23 Aug 2014
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Justin Weiss Planning Biggest Fundraiser Yet

East Meadow resident with MS finds great comfort and pleasure in doing what he can to help others living with the disease.

Justin Weiss Planning Biggest Fundraiser Yet Justin Weiss Planning Biggest Fundraiser Yet
After his Mom died of complications from Multiple Sclerosis at age 53, Justin Weiss turned his back on the disease after doctors quelled fears that it was hereditary.

"Sure, we donated to the MS Society from time to time and often attended the walks, but rarely gave it a thought," the 15-year East Meadow resident said.

It wasn't until Weiss began experiencing numbness in his hands and right foot that his fears resurfaced. "I went to see my regular doctor and his initial diagnosis was everything from a pinched nerve, carpal tunnel to anxiety and depression," he said. "When I was struck down with a weakness like I had never felt before I became very alarmed. I knew deep down what was wrong. I knew it was MS."

Everyone, including his doctor and wife, thought he was overreacting. But an MRI of the brain and spine confirmed his fears. "Just like my Mother, I had MS too," he said.

Weiss was diagnosed with Relapse Remitting MS, the most common type. That was five years ago.

Living with Multiple Sclerosis has had its moments of anguish and depression. But it's also given Weiss a deep motivation to help and inspire others.

"You might have MS, but MS does not have you," he said. "You can still live a long fulfilling life."

And that's just what Weiss intends to do.

After his diagnosis, Weiss attended the MS Pooch Parade at Belmont Lake State Park with family and friends, raising approximately $400 for the MS Society.

"As we were walking along, we kept seeing small posted signs bearing the names of the individual walking teams. One of my friends shouted out, 'Hey Justin, we need a team name!' The rest of the afternoon we were all coming up with different ideas for a team name."

At the same time, Justin was looking for something to represent his fight with the disease, a "symbol to get behind."

"I have always been fascinated with mythology so when I came across a picture of a Phoenix on the Internet I knew immediately that I had found it," he said. "This would be something to help me get up after a fall. A symbol that will rise from the ashes and become anew."

Team Phoenix was born.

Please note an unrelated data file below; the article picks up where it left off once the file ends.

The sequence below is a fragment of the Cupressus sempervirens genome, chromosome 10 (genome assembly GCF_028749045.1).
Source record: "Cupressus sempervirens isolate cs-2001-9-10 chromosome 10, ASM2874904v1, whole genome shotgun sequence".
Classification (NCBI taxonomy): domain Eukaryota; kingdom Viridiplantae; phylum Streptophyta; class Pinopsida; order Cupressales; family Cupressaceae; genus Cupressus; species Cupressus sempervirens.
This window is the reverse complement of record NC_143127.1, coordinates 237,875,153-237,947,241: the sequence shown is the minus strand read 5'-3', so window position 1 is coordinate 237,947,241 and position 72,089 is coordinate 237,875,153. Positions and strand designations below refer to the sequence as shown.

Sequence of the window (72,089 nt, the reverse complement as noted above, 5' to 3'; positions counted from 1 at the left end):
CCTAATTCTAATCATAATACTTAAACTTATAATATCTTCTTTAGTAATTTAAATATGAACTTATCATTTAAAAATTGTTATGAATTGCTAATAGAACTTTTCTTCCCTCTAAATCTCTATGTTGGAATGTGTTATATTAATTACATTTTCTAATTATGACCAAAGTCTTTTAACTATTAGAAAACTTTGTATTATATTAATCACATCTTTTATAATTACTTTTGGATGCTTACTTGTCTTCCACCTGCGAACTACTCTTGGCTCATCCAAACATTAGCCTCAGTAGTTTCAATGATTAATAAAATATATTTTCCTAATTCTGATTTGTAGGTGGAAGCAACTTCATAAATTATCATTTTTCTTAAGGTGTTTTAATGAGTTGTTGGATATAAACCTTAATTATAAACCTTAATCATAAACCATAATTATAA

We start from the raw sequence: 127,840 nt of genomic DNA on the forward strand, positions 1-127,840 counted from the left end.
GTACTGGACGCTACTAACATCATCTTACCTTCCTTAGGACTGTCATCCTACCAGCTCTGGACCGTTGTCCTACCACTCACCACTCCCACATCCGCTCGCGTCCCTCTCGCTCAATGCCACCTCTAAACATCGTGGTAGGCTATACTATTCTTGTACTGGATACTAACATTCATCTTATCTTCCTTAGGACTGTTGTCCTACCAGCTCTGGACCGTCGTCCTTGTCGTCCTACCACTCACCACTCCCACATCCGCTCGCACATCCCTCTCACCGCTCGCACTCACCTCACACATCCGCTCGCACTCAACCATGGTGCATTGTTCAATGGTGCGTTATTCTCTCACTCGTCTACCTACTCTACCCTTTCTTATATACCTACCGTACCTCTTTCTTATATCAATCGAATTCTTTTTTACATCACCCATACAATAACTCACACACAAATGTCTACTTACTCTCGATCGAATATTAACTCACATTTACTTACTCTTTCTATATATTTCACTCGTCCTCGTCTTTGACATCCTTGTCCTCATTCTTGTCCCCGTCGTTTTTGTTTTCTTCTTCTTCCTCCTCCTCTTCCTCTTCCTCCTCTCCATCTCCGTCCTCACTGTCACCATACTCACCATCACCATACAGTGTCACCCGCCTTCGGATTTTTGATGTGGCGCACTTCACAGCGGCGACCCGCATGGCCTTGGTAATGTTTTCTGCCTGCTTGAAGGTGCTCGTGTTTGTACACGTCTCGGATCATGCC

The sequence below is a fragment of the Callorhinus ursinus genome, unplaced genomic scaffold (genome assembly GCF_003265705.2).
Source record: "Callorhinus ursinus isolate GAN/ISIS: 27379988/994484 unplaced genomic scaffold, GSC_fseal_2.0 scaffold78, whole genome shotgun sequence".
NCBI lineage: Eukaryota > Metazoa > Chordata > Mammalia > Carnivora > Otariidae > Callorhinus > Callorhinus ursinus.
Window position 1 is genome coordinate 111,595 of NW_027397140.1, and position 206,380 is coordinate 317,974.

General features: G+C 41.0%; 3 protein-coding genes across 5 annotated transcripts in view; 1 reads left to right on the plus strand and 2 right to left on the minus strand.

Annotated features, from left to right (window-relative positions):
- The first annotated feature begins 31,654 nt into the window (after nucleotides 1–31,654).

The very next year, the team was able to raise $1,200 for the MS Society. A Facebook page has since been created to help spread awareness and inspiration. Last year Weiss turned the MS walk into a 5K. Nearly $6,000 was raised. It was a banner year for Team Phoenix. Over the past five years, the team has raised approximately $10,000.

"We are looking to double that number this year," he said. "It might not be realistic, but you have to have goals."

Team Phoenix is planning its biggest fundraiser yet, to be held Feb. 27 at Bounce Trampoline Sports in Syosset between 5-7 p.m. Regular admission is $25 but a guest of Team Phoenix will receive 20 percent off. The event will include trampoline dodgeball and basketball, bungee jumping and more.

"To be honest, I have never been so excited for an event," Weiss said. "You will be having too much fun to even be aware that you are helping out a great cause."

All the money raised by Team Phoenix, which will include a large portion of the admission price, will directly benefit the MS Society.

Weiss will never give up and has this advice for those also diagnosed with MS: "Eat right, stay active and never lose hope for a better tomorrow. (Although I have to keep working on the eating right part, myself. I have a bad addiction to bacon cheeseburgers and Double Stuffed Oreos.)," he said.

"No two people are affected by this disease the same. You will have good days and bad ones. Surround yourself with good people. Accept your new life as if you chose it. Always work with it, not against it. Make it your friend not your enemy. This will transform your whole life."

Weiss knows he cannot change what has happened to him, and despite those moments of anguish and depression he finds great comfort and pleasure in doing what he can to help others.

"There is no need to be perfect to inspire others," he said. "I’ll let others be inspired by the way I deal with my imperfections."

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